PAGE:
This is awesome! I’m lucky that both of my kids are math whizzes because I am NOT. My high schooler is pretty good about being self directed. My 5th grader needs more prompting.

        1. Quill*

          Fifth grade can be hard because they’re still in a period where there’s a lot of memorization and not a lot of “why” to answer. (And half the class isn’t ready for the theory anyway.)

          I skipped out on math after statistics (long story involving a deep and abiding hatred of proofs, specific teachers, and the concept that if I didn’t automatically ‘get’ math like I did other subjects I must not be any good at it,) but I later discovered, partially due to science courses and some tutoring, that I was pretty good at math – I was just terrible at REMEMBERING single, contextless formulas that we never revisited! For the longest time I set up every equation that I ever did in stoichiometry because it was the only way I could understand how to construct a formula. Now I’m half decent at programming and very good at making Excel do math for me due to all that experience, but if you ask me to find the area under an irregular shape… be prepared for kludging of the highest order because I don’t. Do. Calculus.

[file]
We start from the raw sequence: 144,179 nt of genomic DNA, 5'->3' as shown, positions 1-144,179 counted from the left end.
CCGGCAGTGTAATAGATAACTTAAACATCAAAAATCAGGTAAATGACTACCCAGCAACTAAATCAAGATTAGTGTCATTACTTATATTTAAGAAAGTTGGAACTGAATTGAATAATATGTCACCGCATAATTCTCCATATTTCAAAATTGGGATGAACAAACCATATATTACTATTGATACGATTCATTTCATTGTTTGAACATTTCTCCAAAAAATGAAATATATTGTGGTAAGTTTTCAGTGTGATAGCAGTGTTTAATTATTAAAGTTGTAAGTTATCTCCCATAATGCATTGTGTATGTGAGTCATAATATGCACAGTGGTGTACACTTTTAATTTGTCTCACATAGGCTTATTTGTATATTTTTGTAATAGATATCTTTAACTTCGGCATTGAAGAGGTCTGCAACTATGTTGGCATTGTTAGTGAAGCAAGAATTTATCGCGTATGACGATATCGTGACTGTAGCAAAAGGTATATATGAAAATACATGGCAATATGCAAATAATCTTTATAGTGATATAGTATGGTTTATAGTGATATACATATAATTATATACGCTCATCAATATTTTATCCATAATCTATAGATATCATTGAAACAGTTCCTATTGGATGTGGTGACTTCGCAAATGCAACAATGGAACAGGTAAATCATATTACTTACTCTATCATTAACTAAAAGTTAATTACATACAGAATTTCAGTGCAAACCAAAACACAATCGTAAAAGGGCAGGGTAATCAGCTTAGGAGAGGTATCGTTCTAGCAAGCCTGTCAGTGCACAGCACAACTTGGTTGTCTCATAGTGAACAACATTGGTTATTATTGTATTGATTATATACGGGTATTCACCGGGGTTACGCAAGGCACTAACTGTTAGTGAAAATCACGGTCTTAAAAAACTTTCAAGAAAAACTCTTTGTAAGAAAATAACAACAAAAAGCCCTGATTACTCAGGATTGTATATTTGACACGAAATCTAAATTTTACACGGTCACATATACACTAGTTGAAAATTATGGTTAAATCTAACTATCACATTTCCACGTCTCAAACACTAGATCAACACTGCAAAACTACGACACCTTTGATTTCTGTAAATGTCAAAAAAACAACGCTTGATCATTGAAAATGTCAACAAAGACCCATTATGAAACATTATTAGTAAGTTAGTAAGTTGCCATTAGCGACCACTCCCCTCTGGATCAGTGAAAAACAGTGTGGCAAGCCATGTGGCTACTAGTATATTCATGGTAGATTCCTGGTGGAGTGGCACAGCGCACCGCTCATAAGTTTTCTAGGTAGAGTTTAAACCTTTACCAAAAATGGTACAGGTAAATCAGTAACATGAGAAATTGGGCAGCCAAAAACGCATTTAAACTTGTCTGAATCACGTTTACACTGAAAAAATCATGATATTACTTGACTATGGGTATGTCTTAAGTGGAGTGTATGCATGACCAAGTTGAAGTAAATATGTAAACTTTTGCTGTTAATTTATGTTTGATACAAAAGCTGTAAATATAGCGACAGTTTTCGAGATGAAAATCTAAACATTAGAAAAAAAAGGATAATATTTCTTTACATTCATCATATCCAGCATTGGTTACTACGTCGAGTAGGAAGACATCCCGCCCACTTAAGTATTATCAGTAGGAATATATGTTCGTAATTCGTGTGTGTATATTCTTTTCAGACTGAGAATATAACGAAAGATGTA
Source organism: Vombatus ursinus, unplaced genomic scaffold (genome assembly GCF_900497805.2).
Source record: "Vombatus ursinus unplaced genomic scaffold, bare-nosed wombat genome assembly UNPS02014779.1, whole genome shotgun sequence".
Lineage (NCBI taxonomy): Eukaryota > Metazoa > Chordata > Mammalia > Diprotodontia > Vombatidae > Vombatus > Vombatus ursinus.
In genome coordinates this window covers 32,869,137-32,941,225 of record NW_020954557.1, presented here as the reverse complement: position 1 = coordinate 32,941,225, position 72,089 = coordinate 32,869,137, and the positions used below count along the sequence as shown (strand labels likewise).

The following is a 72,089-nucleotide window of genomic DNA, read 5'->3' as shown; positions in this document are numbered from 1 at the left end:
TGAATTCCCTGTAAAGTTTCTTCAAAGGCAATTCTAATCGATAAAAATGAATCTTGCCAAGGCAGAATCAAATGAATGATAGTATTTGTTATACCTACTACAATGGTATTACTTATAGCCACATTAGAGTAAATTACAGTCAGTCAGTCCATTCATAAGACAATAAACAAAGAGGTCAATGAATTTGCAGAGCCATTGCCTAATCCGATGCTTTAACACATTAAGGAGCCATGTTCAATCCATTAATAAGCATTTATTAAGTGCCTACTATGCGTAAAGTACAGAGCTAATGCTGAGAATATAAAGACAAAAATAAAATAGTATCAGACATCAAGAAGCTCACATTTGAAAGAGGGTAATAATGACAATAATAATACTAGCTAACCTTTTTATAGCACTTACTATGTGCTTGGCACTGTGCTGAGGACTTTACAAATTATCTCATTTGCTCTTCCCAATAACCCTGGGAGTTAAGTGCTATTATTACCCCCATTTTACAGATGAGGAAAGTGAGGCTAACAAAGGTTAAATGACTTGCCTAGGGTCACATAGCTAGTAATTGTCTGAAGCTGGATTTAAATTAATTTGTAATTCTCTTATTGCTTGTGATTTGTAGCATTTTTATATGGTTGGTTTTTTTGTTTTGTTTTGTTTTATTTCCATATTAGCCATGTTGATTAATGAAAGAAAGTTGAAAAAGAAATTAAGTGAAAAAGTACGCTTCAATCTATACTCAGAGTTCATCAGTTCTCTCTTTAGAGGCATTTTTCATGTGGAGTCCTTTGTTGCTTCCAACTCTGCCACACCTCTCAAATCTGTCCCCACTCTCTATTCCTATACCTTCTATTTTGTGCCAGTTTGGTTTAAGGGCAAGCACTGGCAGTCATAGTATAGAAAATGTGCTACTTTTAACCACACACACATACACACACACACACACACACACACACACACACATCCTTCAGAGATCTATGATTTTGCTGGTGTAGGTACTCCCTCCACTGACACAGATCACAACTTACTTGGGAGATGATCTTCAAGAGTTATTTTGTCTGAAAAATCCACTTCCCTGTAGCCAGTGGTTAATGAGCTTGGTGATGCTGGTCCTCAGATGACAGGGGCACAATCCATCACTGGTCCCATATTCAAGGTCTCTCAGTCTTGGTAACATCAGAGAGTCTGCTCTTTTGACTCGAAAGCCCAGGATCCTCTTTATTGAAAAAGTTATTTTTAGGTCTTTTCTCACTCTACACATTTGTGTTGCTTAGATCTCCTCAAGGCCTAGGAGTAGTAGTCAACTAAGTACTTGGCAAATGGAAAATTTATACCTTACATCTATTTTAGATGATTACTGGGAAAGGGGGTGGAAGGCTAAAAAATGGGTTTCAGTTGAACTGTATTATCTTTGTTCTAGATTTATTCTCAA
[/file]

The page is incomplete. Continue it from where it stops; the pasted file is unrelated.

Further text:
(Fun fact: my brother and I were trying to help another cousin with his physics homework once, I bowed out when it hit calculus and made cousin crosscheck his answer using basic geometry. We fixed the problem by realizing that you couldn’t have a NEGATIVE planetary orbit.)

          1. Chemistry nerd*

            I thought I was the only one who solved random things using stoichiometry! It saved my life in college for things that had very little to do with chemistry.

      2. Meepmeep*

        I’m actually tempted to restart my math tutoring business as an online tutoring thing for all the kids who are now involuntarily homeschooling. I did tutoring as my full time job for years and loved it. Maybe it’s time to do some again.

  6. ACollins*

    I’m so infuriated with my company’s response. We are largely unionized, and it’s come from above that all non-union people need to report to the office. For the most part that’s administrators and directors, but there are a few of us low-level folks mixed up in that. If the majority of people aren’t going to be in the office, why does anyone? It’s making me judge TPTB so hard.